Second, Arbella has a slightly lower financial stability rating than our other top picks (‘A-’ from A.M. Best) and isn’t large enough to hold customer satisfaction ratings from Consumer Reports or J.D. Power. Like we said, this isn’t an indicator of poor performance — it just means we can’t guarantee top-of-the-line customer service.
Safety Insurance Group
Safety’s website, like Arbella’s, gives a brief overview of its coverage options: damage, property replacement, and liability, primarily. It has a thinner list of discounts (five to Arbella’s eight and Liberty Mutual’s 13), mentioning a few things like auto-home bundling, e-pay discounts, and discounts for burglar, fire, and smoke alarms.
Also like Arbella and Chubb, Safety leaves a lot of the heavy selling to agents. You can’t request a quote online, and you’ll have to work with an independent broker to find out how much a Safety homeowners policy will cost you. Safety isn’t rated by J.D. Power or Consumer Reports either, although it holds a slightly higher financial strength rating than Arbella (‘A’ from A.M. Best).
Safety is the third largest homeowners insurance provider in Massachusetts by market share, so we know it provides reliable coverage to policyholders. We recommend having your independent agent source a quote from Safety along with the others on our list, so you can see how premiums stack up for your home.
Tips for Homeowners Insurance Shopping in Massachusetts
Having trouble finding coverage? Try the FAIR plan from MPIUA.
Nothing beats a view of the Cape, but it comes with a cost. “Most traditional insurance companies are not interested in insuring coastal homes due to frequent exposure to storms,” says Steve Roy, CEO of Elliot Whittier Insurance in Danvers, MA. This takes a big toll in Massachusetts. According to the Insurance Information Institute, over half the state’s property lies near the coast, where wind and waves are a constant threat.
To make up for the lack of traditional insurance across the state, Massachusetts instituted its own option: the FAIR Plan from the Massachusetts Property Insurance Underwriting Association (MPIUA). MPIUA is a non-profit that guarantees coverage to people in high-risk areas — including those with seaside homes on the Cape and in areas of high crime.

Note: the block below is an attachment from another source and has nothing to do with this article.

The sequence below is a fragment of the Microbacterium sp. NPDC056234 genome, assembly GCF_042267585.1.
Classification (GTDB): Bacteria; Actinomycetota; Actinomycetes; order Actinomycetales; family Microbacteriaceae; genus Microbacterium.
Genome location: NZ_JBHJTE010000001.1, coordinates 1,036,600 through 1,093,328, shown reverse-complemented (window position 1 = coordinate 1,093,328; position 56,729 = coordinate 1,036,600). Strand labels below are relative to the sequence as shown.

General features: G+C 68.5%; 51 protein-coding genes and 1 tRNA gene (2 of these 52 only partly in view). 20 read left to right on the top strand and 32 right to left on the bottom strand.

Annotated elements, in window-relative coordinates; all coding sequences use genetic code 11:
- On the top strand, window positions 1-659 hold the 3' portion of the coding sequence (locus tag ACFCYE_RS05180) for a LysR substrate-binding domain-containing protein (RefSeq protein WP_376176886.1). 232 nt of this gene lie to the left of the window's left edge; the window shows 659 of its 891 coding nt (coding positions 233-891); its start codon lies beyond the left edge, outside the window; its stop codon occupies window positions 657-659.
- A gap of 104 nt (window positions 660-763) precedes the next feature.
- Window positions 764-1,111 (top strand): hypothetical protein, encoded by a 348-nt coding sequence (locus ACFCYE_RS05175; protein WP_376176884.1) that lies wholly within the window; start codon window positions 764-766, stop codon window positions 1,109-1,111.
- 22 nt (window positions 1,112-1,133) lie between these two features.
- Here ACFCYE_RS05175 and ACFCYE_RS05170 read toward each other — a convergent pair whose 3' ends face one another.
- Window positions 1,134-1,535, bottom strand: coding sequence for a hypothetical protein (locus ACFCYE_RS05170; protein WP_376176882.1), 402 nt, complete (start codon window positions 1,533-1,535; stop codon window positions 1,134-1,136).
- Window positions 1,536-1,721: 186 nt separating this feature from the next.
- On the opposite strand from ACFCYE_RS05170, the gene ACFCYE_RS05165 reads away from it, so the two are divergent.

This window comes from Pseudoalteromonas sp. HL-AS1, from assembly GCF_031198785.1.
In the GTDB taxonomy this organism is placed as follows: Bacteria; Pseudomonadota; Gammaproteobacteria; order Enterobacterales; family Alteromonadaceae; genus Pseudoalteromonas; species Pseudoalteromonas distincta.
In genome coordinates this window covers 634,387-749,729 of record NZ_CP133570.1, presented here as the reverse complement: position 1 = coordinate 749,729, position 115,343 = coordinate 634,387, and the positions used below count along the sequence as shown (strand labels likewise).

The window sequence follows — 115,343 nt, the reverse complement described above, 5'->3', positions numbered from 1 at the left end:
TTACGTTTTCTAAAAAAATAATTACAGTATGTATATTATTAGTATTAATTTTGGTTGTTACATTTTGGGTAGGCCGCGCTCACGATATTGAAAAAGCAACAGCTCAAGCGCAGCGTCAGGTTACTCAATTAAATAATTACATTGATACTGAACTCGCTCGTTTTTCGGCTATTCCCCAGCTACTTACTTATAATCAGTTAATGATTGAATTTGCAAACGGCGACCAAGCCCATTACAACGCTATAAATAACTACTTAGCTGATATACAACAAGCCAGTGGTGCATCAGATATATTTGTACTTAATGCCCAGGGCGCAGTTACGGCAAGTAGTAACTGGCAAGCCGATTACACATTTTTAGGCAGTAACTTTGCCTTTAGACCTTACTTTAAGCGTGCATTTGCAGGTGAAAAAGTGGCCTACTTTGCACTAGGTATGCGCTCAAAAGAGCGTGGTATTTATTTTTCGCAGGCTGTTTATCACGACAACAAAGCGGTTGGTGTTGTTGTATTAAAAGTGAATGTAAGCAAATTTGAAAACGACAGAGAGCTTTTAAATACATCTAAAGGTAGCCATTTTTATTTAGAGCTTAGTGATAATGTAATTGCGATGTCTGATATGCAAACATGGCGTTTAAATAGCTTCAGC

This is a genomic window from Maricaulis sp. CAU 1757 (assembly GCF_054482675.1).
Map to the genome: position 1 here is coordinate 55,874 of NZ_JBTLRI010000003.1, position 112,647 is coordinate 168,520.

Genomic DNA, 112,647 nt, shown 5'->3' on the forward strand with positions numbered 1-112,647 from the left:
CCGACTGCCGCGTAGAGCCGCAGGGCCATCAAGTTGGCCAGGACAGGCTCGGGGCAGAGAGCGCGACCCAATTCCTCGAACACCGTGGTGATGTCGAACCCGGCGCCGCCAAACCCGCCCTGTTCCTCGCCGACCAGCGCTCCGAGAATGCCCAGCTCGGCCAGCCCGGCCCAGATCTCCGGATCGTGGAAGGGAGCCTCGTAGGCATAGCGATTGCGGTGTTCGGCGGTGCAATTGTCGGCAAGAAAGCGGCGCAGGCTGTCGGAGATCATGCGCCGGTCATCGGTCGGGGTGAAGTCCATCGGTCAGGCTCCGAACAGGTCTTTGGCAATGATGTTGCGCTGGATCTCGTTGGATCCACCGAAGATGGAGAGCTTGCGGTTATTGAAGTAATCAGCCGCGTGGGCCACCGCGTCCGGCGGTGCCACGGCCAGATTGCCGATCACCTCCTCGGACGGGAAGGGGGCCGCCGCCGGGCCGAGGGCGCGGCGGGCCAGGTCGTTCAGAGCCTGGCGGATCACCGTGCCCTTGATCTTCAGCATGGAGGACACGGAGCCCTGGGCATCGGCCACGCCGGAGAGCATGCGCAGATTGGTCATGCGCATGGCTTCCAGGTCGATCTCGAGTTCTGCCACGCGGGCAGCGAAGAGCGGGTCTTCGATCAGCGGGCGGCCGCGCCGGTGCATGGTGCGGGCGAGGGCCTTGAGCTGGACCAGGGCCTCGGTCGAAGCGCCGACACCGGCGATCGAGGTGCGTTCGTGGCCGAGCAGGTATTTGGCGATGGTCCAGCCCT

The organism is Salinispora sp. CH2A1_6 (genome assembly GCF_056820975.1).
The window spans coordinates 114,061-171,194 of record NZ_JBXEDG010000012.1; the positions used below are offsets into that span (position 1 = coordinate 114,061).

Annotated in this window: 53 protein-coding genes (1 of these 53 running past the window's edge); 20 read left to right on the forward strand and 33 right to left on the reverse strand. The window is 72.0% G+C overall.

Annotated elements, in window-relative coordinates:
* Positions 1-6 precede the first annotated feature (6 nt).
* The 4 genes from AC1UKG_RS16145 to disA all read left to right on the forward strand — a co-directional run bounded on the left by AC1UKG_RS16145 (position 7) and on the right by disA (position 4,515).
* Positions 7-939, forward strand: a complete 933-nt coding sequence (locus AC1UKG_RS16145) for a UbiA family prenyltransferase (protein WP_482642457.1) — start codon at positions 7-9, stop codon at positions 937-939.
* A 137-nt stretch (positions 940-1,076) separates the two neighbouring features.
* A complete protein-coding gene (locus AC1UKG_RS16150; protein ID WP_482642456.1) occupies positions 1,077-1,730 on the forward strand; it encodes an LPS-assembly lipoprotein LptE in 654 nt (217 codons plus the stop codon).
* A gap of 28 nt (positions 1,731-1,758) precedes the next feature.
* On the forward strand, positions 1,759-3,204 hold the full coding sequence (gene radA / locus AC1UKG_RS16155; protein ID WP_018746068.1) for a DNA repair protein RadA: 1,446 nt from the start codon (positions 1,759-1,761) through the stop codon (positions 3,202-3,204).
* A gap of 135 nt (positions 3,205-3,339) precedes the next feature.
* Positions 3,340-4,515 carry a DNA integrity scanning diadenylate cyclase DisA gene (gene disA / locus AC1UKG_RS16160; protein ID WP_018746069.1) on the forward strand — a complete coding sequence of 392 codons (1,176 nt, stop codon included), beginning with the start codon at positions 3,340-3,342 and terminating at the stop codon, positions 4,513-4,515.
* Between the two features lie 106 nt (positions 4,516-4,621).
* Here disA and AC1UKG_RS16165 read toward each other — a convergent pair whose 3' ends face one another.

MPIUA is also known as the “insurer of last resort.” Before homeowners can be insured under the FAIR plan, they must prove that they’ve made a good-faith effort to obtain private coverage. For people who can’t get coverage anywhere else, though, it’s an excellent safety net.
Protect your home (and your wallet) against flood damage.
Counter to what you may expect, flood insurance is not included in most homeowners insurance policies. Only one of the top Massachusetts providers, Chubb, offers private flood insurance to its policyholders. This comes as a surprise, considering that floods are the “most common and most costly” natural disasters according to FEMA.
To protect themselves against flood damages, most homeowners will have to sign up for separate coverage through FEMA’s National Flood Insurance Program (NFIP). It’s worth noting that this coverage can’t be bought by individuals: You’ll have to apply for it through a licensed agent. If you're not already working with a private agent, you can contact the NFIP for a referral.
In addition to protecting your house with flood insurance, it’s a good idea to take precautions against flood damage. You may find that a few costs on the front end can limit damage and mitigate huge repair costs in the event of a storm. The Massachusetts Emergency Management Agency recommends fortifying roofs, installing impact-resistant windows, keeping your gutters clear, and maintaining a home inventory, among other steps. Check out this MEMA brochure for more information.
Expert Advice: Gabrielle Lupton
Gabrielle Lupton is a 15-year veteran of the insurance industry and the daughter of an independent insurance broker. She now works as an independent consultant in Massachusetts. We asked her a few questions about homeowners’ insurance in Massachusetts and what we should look out for before we buy a policy.
On how to prepare before shopping for a policy with a broker:
Talk to your neighbors. See who their insurance carrier is. After that, put a checklist together of major details on your house, such as its square footage, the age of your roof, and quirks of the setup. If you know those major details, you’ll be fully prepared to talk shop with your agent so they can’t oversell you.
On the value of changing your policy every year :
In Massachusetts, after you have had policy for one year, you’re not technically required to renew it. This gives you freedom to contact your insurance broker and ask them to shop around for cheaper rates. But many people don’t do this once they buy their home insurance, “it’s out of sight, out of mind. That’s one thing you don’t think about — you don’t do this with your car insurance. Be sure to continue that relationship with your broker.”
On what makes Massachusetts unique:
There are many older homes in Massachusetts, averaging at least 50 years in age. They’re not as resistant to weather damage. This increases the liability for insurance companies and makes them less inclined to insure.
If you have an older home, the best way to insure it might be through an HO-8 policy. The HO-8 was specifically designed for older homes that will have a higher replacement cost than their actual cash value.